James Anderson has admitted he was tempted to make a surprise playing appearance in The Hundred but backed out over worries he might sustain an injury that curtailed his record-breaking Test career.
Anderson last played Twenty20 cricket back in 2014 and has settled into his role as a red-ball specialist.
That decision has paid off handsomely, helping him become the only fast bowler in history to take 600 Test wickets. But he has revealed the ECB’s new 100-ball tournament – which launches next month after being put on ice for a year by the pandemic – almost drew him back in to short-form cricket.
The 38-year-old would surely have been given a deal by Manchester Originals, whose home ground of Emirates Old Trafford has a stand named after him, but after mulling the idea over he opted against risking his fitness ahead of England’s five-match series against India.
“I did think about whether I should actually try and get a gig as a player, I did explore it,” he said.
“I was interested, but I fell down on the side of prolonging my Test career. I didn’t want to jeopardise that too much so I’ll leave it to the young lads to throw themselves around in the field too much.
“I didn’t want to affect my Test availability by getting injured throwing myself around in The Hundred, it might not have been the best idea.
“But I was definitely interested at first, it’s a new format that sounds really exciting to be involved in.”
Anderson will be involved in some capacity as an affiliate of the Originals team, with Stuart Broad similarly linked to Trent Rockets, but his main role in the competition will come on screen as part of the BBC’s coverage of the tournament.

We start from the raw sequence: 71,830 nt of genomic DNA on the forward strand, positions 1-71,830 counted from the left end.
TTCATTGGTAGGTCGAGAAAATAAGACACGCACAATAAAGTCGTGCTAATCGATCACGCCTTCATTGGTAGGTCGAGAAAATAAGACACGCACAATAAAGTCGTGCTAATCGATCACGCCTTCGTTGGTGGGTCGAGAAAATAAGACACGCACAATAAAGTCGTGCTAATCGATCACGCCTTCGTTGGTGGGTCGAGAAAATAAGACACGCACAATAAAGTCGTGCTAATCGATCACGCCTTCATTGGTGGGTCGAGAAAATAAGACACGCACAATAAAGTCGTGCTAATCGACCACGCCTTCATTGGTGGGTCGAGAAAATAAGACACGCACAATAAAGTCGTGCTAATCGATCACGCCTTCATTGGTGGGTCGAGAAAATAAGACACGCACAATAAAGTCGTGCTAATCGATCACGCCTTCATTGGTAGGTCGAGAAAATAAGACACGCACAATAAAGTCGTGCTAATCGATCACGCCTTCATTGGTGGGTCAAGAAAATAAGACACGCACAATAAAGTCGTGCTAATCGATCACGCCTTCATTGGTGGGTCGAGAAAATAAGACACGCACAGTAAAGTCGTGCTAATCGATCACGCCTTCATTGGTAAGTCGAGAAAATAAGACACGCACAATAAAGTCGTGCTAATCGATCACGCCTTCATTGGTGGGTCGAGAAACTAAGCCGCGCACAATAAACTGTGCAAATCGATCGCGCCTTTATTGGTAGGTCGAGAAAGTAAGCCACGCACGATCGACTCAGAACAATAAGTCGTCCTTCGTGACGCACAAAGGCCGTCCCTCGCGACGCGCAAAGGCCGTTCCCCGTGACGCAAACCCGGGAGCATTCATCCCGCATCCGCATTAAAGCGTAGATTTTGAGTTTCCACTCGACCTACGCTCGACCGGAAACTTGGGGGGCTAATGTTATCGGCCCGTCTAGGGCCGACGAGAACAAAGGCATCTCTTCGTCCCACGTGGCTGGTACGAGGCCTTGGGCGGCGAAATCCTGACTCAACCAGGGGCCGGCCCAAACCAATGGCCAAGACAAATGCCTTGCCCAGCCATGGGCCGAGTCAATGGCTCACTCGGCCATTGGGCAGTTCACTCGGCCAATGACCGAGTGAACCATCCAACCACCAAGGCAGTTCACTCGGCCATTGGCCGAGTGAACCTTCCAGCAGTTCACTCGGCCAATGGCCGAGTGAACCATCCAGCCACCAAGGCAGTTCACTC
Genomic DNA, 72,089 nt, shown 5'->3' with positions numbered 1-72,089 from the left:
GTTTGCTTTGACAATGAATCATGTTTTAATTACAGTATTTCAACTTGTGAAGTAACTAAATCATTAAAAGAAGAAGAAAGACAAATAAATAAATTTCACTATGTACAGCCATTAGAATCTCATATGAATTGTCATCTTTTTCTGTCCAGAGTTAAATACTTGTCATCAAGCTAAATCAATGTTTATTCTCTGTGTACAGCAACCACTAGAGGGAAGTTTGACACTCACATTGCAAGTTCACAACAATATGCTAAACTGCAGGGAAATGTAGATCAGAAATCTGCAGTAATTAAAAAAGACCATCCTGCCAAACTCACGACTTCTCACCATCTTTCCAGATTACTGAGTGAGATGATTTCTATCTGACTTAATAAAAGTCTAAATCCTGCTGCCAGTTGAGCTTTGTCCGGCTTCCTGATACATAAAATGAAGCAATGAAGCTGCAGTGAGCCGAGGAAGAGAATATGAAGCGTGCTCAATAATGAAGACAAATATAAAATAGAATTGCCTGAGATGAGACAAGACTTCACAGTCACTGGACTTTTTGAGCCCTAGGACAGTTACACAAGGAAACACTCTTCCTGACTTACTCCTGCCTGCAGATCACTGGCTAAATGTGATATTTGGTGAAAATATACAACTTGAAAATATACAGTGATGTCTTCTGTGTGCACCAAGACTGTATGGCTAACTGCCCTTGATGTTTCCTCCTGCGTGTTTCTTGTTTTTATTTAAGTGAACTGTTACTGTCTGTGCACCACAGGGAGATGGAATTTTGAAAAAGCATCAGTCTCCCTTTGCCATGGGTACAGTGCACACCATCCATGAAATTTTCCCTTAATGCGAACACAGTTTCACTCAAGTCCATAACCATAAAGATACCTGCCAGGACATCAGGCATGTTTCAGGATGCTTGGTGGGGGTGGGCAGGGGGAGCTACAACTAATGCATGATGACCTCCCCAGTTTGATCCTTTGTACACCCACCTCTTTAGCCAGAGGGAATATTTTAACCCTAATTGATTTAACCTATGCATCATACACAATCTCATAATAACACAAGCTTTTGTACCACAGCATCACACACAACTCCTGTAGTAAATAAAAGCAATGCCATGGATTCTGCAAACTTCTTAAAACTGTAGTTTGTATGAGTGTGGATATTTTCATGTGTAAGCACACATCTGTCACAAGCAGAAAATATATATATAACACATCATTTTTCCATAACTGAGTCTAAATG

BBC Two will be showing 18 matches in total, 10 from the men’s draw and eight from the women’s, and there will be live radio commentary on all games.
And while there is no doubt the organisers are hoping he will be commentating on plenty of sixes and fours as they seek to build a new free-to-air fanbase, he is hoping there are plenty of young viewers who want to follow in his footsteps too.
“A lot of kids that I speak to want to be the next Jos Buttler or Ben Stokes, playing these fancy shots or hitting the ball out of the ground, but I still think there’s a role there for bowlers,” he said.
“You look at the most successful white-ball teams and they generally have the best bowling attacks. I’m sure they’ll have just as much success as the batsmen.
“That’s what got me hooked on cricket: I wasn’t a fan of seeing the ball disappear out of the ground, I wanted to see the stumps cartwheeling towards the wicketkeeper. Hopefully there will be plenty of that throughout The Hundred.”
:: The Hundred will be on BBC Two, radio and online from Wednesday 21 July.
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